Aggregate losses for the entire U.S. Gulf and East Coasts (hereafter denoted US when describing losses to the entire region) are displayed in Table 2 for the Baseline, Full, and Full + WSST Scenarios. Results for the Reduced and Reduced + WSST Scenarios are not shown here since these are so similar to the results for the corresponding Full and Full + WSST Scenarios. The table shows the average annual loss (AAL), the 50-yr return period loss (50-yr RP), and the 100-yr return period loss (100-yr RP). These estimated losses are calculated as described in section 3. As noted in the introduction, we do not presume to predict future property values. Therefore, only the relative variations are meaningful for comparison with future scenarios. Further, because data on surge losses are limited, surge risk itself is not well documented. Consequently, although our model is well calibrated for application to insurer exposure, actual dollar losses calculated here are subject to large error bars. In what follows relative values and percentage changes are considered to be the most trustworthy metric. Further considering the business model and underwriting practices of the insurance industry, percentage change in risk is arguably the most relevant risk metric for insurers. Accordingly, here and in what follows we normalize all dollar amounts by the AAL for the U.S. Baseline Scenario. We define this value to be 1 USBS. For the Baseline Scenario, the AAL is thus 1 USBS, so once in 50 years the expected loss will exceed 6.23 USBS, and once in 100 years the expected loss will exceed 7.50 USBS. For the Full Scenario, the AAL is 1.08 ± 0.01 USBS, an increase of 8% relative to Baseline, while for the Full + WSST Scenario the AAL is 1.19 ± 0.01, an increase of 19% relative to Baseline. For the more extreme events, the percentage increases in risk are smaller: less than half (3% versus 8%) for the 100-yr return period loss under the Full Scenario.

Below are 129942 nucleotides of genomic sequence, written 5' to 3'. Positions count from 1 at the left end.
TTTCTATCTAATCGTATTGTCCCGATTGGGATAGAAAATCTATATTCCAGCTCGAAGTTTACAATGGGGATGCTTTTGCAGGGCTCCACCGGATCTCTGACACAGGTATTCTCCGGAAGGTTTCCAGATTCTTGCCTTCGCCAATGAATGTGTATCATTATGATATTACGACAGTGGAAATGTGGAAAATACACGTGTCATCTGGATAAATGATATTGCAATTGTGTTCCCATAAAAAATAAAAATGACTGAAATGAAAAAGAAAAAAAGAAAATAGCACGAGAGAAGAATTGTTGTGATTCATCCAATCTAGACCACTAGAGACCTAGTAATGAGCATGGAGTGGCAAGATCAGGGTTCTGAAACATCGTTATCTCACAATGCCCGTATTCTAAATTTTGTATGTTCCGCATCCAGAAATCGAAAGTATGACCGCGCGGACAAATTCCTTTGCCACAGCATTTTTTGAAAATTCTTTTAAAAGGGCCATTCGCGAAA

Figure 7 graphically shows a subset of the information in Table 2 for the United States and for other regions and a number of states. Expected losses (in USBS) range over several orders of magnitude and thus are plotted on a log scale. The regions dividing the United States are the Gulf (Texas, Louisiana, Mississippi, Alabama), Florida (FL), the Southeast (SE; Georgia, South Carolina, North Carolina), the mid-Atlantic (m-A; Virginia, Delaware, Maryland, Pennsylvania), and the Northeast (NE; New Jersey, New York, Connecticut, Rhode Island, Massachusetts, New Hampshire, Vermont, Maine). Losses for three key states—Texas (TX), Louisiana (LA), and North Carolina (NC)—are displayed separately as well. Values from the columns labeled “Loss” in Table 2 are plotted on the left side of Fig. 7. For example, the three green symbols on the far left correspond to the Baseline estimated losses quoted above. In all cases, expected losses increase as sea level rises and as hurricane landfall activity increases. Expected losses in each of Louisiana and Florida are very large, with losses of roughly 5 USBS to be expected every few decades. Most of the expected Gulf losses from surge occur in Louisiana. For the Southeast, North Carolina, and the mid-Atlantic, losses are much greater for the Full + WSST Scenario than for the Full Scenario. This result is generally consistent with the findings of Dailey et al. (2009; see their Fig. 6) that indicate that for landfalling hurricane-strength storms the greatest sensitivity to SST is along the East Coast.
To focus on the differences relative to the Baseline Scenario, Fig. 8 displays the differences in both USBS and percent, in estimated losses with respect to the Baseline Scenario. The differences are aggregated as in Fig. 7 (blue corresponds to the standard catalog and red to the WSST catalog), but here the results for both the Full and Reduced Scenarios are plotted. Again, the increases due to the WSST catalog are much greater for the Southeast and the mid-Atlantic regions, including North Carolina. Dailey et al. (2009) found that under warm SST conditions, storm genesis marginally favors Cape Verde–type storms that form farther east relative to average SST conditions. In addition, the location and strength of the Atlantic subtropical high during extended periods of elevated SSTs may favor steering these storms into the open Atlantic and mid-Atlantic region (Dailey et al. 2009; see their Fig. 13). The greatest increases for Louisiana and Florida relative to the Baseline Scenario are as much as 0.07 and 0.09 USBS, respectively, on an annual basis and up to 0.48 USBS every few decades. As a percent of the Baseline Scenario results, changes for Louisiana and Florida are small, 5% to 20% for the AAL, and no more than 12% for the 50- and 100-yr return period losses. The greatest percent increases—roughly 100%—occur for the mid-Atlantic region for the 50-yr return period loss. Uncertainties for North Carolina and the mid-Atlantic region are noticeably greater for the Reduced Scenarios.